Flow Rate Group Preliminary Best Estimate Puts Oil Flow from Deepwater BP Well Between 12,000 and 19,000 Barrels per Day; Obama Administration Extends Suspension of Offshore Drilling
Based on three separate methodologies (described below), the independent analysis of the Federal Flow Rate Technical Group analyzing the flow from BP’s gushing undersea well has determined that the overall best initial estimate for the lower and upper boundaries of flow rates of oil is in the range of 12,000 and 19,000 barrels per day. Up until now, BP and the National Incident Command had been publicly using an estimate of 5,000 barrels per day.
At the FRTG rates, the BP well could have dumped between approximately 18 million gallons (US) and 39 million gallons into the Gulf so far. As a comparison, the Exxon Valdez accident spilled almost 11 million gallons. The PEMEX IXTOC I subsea blowout in 1979—the second largest oil spill on the records—resulted in a subsea flow of 10,000 to 30,000 barrels per day. By the time that well was brought under control almost a year later, an estimated 140 million gallons of oil had spilled into Bahia de Campeche. (Earlier post.)
In making the announcement, USGS Director Dr. Marcia McNutt, who is the chair of the FRTG, established by Admiral Thad Allen, the National Incident Commander, emphasized that since day one, the Administration’s deployments of resources and tactics in response to the BP oil spill have been based on a worst-case, catastrophic scenario, and have not been contained by flow rate estimates.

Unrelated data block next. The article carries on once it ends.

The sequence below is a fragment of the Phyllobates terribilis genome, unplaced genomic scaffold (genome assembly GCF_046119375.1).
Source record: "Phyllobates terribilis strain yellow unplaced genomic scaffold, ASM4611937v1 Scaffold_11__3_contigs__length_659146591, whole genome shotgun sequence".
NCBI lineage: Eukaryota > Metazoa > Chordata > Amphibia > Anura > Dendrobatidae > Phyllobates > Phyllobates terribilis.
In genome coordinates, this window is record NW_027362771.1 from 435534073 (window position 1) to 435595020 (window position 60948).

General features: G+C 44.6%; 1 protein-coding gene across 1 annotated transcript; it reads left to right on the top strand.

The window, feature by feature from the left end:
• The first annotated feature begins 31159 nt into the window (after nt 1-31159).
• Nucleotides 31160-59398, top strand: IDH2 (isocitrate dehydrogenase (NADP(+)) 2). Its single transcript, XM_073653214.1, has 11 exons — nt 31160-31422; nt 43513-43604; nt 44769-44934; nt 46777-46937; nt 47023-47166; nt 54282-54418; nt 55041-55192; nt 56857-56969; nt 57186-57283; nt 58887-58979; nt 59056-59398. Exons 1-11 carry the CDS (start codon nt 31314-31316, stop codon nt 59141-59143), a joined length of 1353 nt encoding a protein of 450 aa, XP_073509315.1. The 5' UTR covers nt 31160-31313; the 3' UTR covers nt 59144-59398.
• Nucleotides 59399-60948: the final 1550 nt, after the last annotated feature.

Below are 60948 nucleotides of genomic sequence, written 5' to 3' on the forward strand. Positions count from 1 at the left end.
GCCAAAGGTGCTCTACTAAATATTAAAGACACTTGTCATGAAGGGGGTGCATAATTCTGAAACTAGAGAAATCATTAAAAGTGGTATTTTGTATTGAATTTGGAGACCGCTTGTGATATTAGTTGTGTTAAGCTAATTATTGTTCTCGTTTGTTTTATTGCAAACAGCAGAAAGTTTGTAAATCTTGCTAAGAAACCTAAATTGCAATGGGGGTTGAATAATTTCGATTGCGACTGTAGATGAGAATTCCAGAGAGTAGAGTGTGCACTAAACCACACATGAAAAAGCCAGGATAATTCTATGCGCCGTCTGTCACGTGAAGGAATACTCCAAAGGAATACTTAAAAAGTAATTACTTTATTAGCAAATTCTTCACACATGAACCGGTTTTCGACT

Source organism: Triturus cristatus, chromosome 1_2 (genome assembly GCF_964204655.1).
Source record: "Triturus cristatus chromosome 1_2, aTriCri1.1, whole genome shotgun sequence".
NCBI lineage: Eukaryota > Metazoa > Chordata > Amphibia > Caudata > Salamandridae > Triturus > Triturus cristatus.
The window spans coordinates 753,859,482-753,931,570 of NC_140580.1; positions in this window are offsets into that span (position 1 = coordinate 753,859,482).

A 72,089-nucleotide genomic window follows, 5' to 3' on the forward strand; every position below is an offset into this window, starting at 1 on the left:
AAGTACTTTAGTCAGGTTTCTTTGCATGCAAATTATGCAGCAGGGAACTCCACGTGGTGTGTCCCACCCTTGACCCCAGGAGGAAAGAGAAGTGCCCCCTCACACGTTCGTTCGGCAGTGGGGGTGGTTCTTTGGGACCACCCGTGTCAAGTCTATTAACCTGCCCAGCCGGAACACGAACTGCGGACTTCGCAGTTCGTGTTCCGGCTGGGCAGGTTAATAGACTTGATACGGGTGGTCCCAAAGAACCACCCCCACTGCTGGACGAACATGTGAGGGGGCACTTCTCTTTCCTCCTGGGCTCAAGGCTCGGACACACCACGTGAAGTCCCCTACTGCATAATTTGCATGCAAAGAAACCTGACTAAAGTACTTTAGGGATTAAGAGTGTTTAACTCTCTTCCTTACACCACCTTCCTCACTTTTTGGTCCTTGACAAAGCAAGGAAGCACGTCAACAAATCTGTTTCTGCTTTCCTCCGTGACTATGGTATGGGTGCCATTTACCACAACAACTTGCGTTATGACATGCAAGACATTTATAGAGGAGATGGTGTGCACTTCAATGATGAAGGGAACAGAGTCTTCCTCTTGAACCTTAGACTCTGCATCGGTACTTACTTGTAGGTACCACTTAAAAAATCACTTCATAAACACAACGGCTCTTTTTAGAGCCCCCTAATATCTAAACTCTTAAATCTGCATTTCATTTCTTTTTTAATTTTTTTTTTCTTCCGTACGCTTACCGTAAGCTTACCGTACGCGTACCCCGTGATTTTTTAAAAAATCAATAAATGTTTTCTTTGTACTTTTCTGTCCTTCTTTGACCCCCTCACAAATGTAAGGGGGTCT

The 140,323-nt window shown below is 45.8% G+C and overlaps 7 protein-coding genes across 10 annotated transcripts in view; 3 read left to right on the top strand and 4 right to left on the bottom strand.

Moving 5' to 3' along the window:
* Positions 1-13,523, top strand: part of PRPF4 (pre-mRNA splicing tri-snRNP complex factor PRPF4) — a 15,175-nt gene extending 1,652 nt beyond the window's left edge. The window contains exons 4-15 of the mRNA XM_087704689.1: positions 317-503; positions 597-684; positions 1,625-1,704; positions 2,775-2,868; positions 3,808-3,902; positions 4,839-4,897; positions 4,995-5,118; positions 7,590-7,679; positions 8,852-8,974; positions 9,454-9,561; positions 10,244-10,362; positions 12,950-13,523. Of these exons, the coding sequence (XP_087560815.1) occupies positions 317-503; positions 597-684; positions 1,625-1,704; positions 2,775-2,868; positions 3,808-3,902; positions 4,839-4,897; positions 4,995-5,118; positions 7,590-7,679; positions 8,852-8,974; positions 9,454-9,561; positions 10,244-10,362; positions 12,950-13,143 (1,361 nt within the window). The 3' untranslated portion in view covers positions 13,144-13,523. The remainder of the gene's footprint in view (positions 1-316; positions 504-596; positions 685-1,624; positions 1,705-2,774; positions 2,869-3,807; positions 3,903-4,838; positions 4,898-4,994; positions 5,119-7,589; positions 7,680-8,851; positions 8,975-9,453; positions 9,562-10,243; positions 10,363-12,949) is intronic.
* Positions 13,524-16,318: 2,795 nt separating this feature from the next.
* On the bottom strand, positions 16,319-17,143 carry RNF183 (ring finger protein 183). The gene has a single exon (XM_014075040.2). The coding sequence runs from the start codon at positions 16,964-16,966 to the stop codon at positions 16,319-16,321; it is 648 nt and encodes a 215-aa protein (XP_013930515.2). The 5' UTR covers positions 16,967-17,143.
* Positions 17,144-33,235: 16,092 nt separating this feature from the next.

|President Obama Actions on Offshore Drilling|
|In remarks this morning on the Gulf spill, President Obama said that the Administration will put into place aggressive new operating standards and requirements for offshore drilling companies, based on the completion of a just concluded 30-day safety and environmental review.|
|Further, Obama said, the Administration will
|In addition, last week, the president signed an executive order establishing the National Commission on the BP Deepwater Horizon Oil Spill and Offshore Drilling. The purpose of this commission is to consider both the root causes of the disaster and offer options on what safety and environmental precautions are necessary.|
|More than anything else, this economic and environmental tragedy—and it’s a tragedy—underscores the urgent need for this nation to develop clean, renewable sources of energy. Doing so will not only reduce threats to our environment, it will create a new, homegrown, American industry that can lead to countless new businesses and new jobs.|
|We’ve talked about doing this for decades, and we’ve made significant strides over the last year when it comes to investing in renewable energy and energy efficiency. The House of Representatives has already passed a bill that would finally jumpstart a permanent transition to a clean energy economy, and there is currently a plan in the Senate...that would achieve the same goal.|
|If nothing else, this disaster should serve as a wake-up call that it’s time to move forward on this legislation. It’s time to accelerate the competition with countries like China, who have already realized the future lies in renewable energy. And it’s time to seize that future ourselves. So I call on Democrats and Republicans in Congress, working with my administration, to answer this challenge once and for all.|